EU Court Forbids Calcium Sourced From Algae in Organic Drinks

The European Union has strict rules for organic foods and its highest court ruled against allowing a calcium-rich powder derived from marine algae to be added to organic soy and rice drinks.

This species of red algae was found near Monterey, California. (Steve Lonhart / NOAA MBNMS)

(CN) — In keeping with the European Union’s narrow definition of what foods can be labeled as organic, Europe’s highest court on Thursday found calcium sourced from marine algae needs to be classified as a mineral and therefore cannot be added to organic soy and rice drinks.

The European Court of Justice’s ruling is a blow to makers of plant-based drinks that often use calcium-rich algae to sell their products as rich in calcium and providing similar benefits to dairy milk.

The ruling came against Natumi, a German organic food company whose soy and rice drinks contain calcium derived from Lithothamnium calcareum, a red coral seaweed made up mostly of calcium carbonate and magnesium carbonate. Natumi adds ground dry algae powder to its drinks.

Other organic drink makers in Europe, including Belgian giant Alpro, use the algae too. Alpro and Natumi did not immediately respond to queries from Courthouse News seeking comment.

Natumi was told to stop adding the algae to its organic drinks in 2005 by authorities in North Rhine-Westphalia, Germany’s most populous state. Those authorities said the algae is a mineral and therefore unsuitable for organic drinks.

The company advertised its soy and rice drinks as organic and “calcium-rich” from “high-quality” sea algae. Faced with fines for using the algae and labeling its drinks as organic, the company took the matter to the German courts.

An administrative court in Dusseldorf dismissed Natumi’s case in 2005 and the company appealed to a higher administrative court. The legal case was stayed for several years as EU rules on organic foods were adopted. In 2016, the higher German court also rejected Natumi claims, arguing that only edible algae are allowed in organic foods. The alga Lithothamnium calcareum is not edible because of the presence of calcium in its cell walls.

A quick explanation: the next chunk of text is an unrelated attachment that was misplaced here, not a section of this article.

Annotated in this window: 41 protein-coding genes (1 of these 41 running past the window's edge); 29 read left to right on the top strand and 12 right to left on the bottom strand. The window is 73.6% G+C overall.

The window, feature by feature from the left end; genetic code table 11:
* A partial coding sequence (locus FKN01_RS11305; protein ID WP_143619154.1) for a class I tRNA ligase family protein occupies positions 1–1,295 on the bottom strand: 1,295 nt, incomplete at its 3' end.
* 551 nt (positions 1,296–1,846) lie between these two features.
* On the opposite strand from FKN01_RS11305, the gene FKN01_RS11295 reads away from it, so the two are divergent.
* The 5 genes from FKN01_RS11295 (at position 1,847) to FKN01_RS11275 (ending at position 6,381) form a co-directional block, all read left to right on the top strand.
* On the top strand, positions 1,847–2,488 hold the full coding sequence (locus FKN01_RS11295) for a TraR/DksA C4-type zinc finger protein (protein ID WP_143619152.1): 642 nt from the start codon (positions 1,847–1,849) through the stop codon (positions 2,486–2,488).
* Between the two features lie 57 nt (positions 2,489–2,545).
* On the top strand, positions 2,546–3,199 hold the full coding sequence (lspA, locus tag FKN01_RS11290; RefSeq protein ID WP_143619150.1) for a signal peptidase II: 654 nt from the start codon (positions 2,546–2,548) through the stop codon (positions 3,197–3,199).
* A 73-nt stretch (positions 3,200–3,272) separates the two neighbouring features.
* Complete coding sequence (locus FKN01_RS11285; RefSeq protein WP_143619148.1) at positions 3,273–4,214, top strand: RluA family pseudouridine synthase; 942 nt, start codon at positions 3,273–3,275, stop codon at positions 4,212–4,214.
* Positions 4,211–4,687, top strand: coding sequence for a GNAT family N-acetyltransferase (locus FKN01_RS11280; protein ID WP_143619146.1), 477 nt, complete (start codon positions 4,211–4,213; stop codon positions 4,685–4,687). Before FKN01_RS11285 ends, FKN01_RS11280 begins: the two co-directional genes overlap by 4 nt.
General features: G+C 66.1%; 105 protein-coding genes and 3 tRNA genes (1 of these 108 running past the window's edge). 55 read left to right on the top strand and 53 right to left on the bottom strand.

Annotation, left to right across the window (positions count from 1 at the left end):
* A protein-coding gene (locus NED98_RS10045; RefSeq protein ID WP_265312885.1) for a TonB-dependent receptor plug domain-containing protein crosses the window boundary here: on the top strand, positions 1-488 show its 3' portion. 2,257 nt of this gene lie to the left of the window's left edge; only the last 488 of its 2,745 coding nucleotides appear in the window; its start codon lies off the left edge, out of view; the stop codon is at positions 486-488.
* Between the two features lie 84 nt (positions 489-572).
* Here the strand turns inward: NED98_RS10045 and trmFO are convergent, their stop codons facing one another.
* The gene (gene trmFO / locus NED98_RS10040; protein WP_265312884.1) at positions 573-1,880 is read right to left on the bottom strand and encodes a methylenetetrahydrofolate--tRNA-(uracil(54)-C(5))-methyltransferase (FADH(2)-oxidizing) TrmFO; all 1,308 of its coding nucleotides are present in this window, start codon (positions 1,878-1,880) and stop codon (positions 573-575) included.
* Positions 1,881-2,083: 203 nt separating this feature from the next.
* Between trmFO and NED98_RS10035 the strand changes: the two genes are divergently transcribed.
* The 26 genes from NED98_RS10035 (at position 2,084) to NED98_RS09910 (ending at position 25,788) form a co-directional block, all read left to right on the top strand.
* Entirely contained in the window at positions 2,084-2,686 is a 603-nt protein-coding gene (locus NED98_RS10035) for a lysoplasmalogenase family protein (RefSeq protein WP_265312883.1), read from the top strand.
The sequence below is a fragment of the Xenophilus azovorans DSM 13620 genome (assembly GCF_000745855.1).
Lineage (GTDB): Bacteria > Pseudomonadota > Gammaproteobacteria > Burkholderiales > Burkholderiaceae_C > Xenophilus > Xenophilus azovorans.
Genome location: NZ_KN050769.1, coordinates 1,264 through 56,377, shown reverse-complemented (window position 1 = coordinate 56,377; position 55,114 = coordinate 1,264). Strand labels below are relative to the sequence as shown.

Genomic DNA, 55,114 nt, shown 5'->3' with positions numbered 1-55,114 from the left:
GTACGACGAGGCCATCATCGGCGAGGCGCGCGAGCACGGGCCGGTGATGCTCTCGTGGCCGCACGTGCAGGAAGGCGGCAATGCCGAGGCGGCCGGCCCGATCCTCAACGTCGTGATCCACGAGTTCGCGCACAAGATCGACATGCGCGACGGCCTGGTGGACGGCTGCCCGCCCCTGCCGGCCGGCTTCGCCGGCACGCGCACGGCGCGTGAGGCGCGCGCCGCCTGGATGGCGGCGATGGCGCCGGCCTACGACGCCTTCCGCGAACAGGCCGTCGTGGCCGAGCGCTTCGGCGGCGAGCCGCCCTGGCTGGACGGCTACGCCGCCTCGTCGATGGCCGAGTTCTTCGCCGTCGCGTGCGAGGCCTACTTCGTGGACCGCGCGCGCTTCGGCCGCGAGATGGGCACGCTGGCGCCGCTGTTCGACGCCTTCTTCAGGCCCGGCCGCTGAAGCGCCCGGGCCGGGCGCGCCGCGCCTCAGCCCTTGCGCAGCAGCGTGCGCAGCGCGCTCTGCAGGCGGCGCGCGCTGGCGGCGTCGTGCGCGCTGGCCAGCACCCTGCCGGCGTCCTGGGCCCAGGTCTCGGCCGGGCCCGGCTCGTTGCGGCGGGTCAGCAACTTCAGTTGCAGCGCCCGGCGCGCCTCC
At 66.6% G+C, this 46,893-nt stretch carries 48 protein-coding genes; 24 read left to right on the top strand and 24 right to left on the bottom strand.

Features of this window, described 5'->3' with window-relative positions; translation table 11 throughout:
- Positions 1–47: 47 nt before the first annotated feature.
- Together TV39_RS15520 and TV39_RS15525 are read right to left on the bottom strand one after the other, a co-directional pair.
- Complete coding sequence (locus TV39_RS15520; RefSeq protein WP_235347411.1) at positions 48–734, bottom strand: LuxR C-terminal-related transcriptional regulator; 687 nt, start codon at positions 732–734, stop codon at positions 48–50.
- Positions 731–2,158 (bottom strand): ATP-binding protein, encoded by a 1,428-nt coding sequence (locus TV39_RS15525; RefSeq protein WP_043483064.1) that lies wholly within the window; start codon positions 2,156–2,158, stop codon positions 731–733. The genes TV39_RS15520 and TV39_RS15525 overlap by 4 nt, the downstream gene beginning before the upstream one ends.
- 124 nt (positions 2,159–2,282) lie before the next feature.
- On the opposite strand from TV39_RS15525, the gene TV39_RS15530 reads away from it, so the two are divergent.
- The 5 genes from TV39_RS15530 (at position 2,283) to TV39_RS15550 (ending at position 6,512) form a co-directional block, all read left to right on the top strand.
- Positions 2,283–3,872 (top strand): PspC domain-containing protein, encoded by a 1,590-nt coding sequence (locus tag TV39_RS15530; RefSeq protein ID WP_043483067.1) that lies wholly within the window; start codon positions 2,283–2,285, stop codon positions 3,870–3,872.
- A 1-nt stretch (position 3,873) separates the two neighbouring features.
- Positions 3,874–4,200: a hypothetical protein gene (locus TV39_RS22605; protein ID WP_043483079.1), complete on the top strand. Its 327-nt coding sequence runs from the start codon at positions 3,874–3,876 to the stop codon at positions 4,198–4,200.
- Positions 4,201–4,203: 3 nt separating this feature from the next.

The German court also ruled that the alga is not of agricultural origin but a mineral, making it unsuitable for organic products.

Arguing alga is a natural alternative to calcium that should be permitted in organic foods, Natumi appealed to Germany’s federal administrative court and that court asked Europe’s highest court for a ruling.

The Luxembourg-based court said allowing Natumi to use the seaweed would undermine EU rules governing organic foods.

“Such an interpretation would, therefore, have the effect of rendering ineffective the strict rules relating to the addition of products and substances such as minerals in the production of organic food,” the court said in its ruling.

The court noted that EU law lays down strict rules on the addition of minerals, such as calcium, in the production of organic food and that the use of calcium carbonate is generally forbidden to fortify organic products.

In December, a magistrate at the Court of Justice, Advocate General Richard De La Tour, advised the high court to deem Lithothamnium calcareum a mineral.

“The philosophy underpinning the designation ‘organic’ is clear: additions of non-organic substances must be kept to an absolute minimum,” De La Tour wrote in his opinion.

De La Tour said the “full extent of the ambiguity in Natumi’s position” was laid clear when the company both invoked calcium enrichment in its nutrition claims and denied the algae are a mineral when added to food.

Courthouse News reporter Cain Burdeau is based in the European Union.

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